a vantage point of distance
Seated at my desk.
Clouds and sunshine peek
Like flirts on a summer’s day
Through the window blind.
Birds sweep with a laugh
Through the orange red branches
I spread my wings too.
My mind automatically flew backward five years ago, when I lived in the SF Bay area, creating stories for the writing classes I taught, spending hours writing chapters for my novels, and stuffing it all in computer files and sagging file drawers.
And then my nephew arrived. Continue reading
I’m a writer, which does take more magic than math. Yet, Word Press (my blog server) sent me the stats for my most popular posts the past couple of years. I’m going to use those post headings in this tiny tale (below), and see if you can guess which was the #1 post for Roughwighting.
Sex and food seem to be the driving force to draw in a reader. I’m not so happy about this, but facts are facts, and stats are stats.
So, I’m setting aside the novel that I’ve been spending days, weeks, months on, and moving to a new set of characters. They all have big feet, particularly the main male character, and he only eats one meal a day: Spaghetti. Continue reading
Thank you for following me. But, um, are you following ALL of me? Every single last bit?
Do you see the real me? The one with all my bells and whistles, with my form just right, my hem straight, my colors matching, the headlines bold and brilliant?
You can only answer yes, honestly, if you click on me.
Or more precisely, if you click on the title of my post when you receive it in your Inbox every Friday.
If you don’t click, but read my post as it arrives to you in e-mail form, you’re not seeing the real me! You’re seeing an outline, a draft, a ghostly form of my true intention.
So PLEASE, click on the title (like the one above that says “Please Click”) and enter the world of Roughwighting the way I intend you to see it. Full of background baby-blues and a white landscape for a differently colored font each post. Photos that pitch perfectly to the right or left of a phrase that I want to focus on. Quotes that are highlighted and indented “just so” – just so my reader, YOU, gets the gist of what I’m flashing about this beautiful absurd disturbing chaotic and incredible life of ours.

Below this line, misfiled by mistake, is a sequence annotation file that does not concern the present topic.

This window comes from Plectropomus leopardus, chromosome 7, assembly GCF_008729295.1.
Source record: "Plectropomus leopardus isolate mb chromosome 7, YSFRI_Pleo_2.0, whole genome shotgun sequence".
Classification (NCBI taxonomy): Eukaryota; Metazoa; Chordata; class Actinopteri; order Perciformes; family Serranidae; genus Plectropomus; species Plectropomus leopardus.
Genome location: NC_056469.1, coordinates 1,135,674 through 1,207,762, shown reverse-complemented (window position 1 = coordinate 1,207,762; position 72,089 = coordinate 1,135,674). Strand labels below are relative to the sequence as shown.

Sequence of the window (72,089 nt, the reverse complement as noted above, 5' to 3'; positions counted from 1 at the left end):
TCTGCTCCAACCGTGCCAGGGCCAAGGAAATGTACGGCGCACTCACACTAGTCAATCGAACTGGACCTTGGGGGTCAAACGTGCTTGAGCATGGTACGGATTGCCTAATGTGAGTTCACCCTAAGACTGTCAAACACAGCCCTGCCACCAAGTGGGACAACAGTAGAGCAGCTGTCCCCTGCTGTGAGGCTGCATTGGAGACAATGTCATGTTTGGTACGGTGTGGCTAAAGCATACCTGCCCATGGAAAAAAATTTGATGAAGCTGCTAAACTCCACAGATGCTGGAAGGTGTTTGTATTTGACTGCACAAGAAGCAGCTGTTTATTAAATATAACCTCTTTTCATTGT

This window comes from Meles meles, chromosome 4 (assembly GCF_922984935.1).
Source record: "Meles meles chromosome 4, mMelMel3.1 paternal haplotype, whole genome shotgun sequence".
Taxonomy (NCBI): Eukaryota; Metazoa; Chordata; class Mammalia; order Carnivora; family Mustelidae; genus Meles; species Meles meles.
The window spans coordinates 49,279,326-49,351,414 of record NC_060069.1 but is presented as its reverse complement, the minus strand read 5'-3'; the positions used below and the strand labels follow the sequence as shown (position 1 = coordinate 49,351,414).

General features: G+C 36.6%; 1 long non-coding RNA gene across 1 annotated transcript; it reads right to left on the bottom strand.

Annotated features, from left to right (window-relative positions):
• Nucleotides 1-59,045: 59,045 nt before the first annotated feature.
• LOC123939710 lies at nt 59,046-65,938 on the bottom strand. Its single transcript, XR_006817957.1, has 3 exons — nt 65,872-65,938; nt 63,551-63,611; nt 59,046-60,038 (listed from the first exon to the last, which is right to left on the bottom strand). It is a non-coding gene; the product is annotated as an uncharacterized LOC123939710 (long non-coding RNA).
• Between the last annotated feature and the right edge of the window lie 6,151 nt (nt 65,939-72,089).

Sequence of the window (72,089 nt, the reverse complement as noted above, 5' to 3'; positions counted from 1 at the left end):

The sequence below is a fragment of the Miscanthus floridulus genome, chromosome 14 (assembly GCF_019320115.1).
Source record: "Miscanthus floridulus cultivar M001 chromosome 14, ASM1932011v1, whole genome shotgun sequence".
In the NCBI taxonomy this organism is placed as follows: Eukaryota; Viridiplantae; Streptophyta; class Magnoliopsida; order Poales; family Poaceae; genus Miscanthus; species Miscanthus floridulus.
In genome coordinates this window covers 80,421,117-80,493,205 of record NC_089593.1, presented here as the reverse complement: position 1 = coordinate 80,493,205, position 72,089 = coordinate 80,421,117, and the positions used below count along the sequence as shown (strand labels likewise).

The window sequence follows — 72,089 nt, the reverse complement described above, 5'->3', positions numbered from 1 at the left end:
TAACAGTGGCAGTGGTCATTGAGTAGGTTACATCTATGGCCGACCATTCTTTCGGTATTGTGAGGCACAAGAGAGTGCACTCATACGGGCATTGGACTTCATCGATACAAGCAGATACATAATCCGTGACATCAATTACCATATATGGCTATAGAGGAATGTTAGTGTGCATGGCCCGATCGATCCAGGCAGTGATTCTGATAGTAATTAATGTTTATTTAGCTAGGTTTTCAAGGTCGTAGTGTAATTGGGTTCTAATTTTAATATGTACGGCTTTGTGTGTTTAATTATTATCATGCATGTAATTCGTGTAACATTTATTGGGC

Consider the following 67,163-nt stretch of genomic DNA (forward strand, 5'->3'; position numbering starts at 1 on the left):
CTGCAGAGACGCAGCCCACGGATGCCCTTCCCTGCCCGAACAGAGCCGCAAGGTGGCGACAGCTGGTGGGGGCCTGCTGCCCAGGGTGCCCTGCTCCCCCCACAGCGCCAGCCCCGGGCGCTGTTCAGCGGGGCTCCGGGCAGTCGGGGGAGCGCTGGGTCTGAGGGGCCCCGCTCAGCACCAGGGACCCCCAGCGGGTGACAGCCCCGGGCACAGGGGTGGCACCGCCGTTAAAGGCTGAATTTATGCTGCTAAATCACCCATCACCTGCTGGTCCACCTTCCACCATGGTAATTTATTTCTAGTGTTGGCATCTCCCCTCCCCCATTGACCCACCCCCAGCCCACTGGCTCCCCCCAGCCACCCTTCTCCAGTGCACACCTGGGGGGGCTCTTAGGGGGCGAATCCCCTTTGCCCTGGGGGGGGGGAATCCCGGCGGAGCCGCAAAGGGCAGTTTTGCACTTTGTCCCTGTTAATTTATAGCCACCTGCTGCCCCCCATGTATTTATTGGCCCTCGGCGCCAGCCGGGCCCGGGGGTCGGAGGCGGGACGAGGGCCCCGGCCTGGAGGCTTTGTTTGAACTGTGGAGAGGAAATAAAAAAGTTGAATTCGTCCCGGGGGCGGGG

Please click on the title of my post each week. I promise, you’ll enjoy the benefits of color and pizazz. And, if you’re in the mood, you can read further down the blog post to see the replies of the brave, brilliant souls who have the courage to comment and (hopefully) commend.
Most importantly, though, THANK YOU for reading my flashes of life.
Dear Reader of Roughwighting, you were expecting to see Pam, weren’t you? You were anticipating reading one of her delicious stories, weren’t you?SURPRISE!
We are playing a fun little game today. It’s called The Great Blogging Switcheroo.
(We made up that name.)
She is blogging over at my site, Lake Superior Spirit.
And I am blogging over here at Roughwighting.
You know, a blogging exchange. Instead of engaging one another’s services as formal “Guest Bloggers,” we decided to do the big switcheroo, which ultimately accomplishes the same thing.
Ooops, I’ve been rude. We haven’t been properly introduced.
My name is Kathy and I blog from Michigan’s Upper Peninsula. My husband and I dwell in the midst of a very large forest that stretches, well, a couple hundred miles in every direction. It’s interrupted by a few small towns, but mostly our neighbors are bears, raccoons, bald eagles and lake trout. (OK, our real neighbors have something like twelve kids, no kidding, so we’re really not as isolated as I like to pretend.)